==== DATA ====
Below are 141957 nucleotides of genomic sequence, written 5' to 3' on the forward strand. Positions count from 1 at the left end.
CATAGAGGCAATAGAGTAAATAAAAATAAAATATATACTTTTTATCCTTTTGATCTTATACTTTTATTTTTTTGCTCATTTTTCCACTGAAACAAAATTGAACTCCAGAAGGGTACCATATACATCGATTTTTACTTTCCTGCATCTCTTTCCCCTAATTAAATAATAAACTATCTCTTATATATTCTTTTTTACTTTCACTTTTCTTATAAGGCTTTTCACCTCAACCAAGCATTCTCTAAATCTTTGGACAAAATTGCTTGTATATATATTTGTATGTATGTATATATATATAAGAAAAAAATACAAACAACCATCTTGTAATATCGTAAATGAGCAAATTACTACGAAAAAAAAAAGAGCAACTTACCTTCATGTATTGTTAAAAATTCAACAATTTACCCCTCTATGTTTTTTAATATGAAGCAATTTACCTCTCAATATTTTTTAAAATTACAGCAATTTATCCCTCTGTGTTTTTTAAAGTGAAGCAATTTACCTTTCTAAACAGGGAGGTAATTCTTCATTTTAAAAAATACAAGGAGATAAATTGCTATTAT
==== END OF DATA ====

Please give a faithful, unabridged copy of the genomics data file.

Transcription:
Below are 141957 nucleotides of genomic sequence, written 5' to 3' on the forward strand. Positions count from 1 at the left end.
CATAGAGGCAATAGAGTAAATAAAAATAAAATATATACTTTTTATCCTTTTGATCTTATACTTTTATTTTTTTGCTCATTTTTCCACTGAAACAAAATTGAACTCCAGAAGGGTACCATATACATCGATTTTTACTTTCCTGCATCTCTTTCCCCTAATTAAATAATAAACTATCTCTTATATATTCTTTTTTACTTTCACTTTTCTTATAAGGCTTTTCACCTCAACCAAGCATTCTCTAAATCTTTGGACAAAATTGCTTGTATATATATTTGTATGTATGTATATATATATAAGAAAAAAATACAAACAACCATCTTGTAATATCGTAAATGAGCAAATTACTACGAAAAAAAAAAGAGCAACTTACCTTCATGTATTGTTAAAAATTCAACAATTTACCCCTCTATGTTTTTTAATATGAAGCAATTTACCTCTCAATATTTTTTAAAATTACAGCAATTTATCCCTCTGTGTTTTTTAAAGTGAAGCAATTTACCTTTCTAAACAGGGAGGTAATTCTTCATTTTAAAAAATACAAGGAGATAAATTGCTATTAT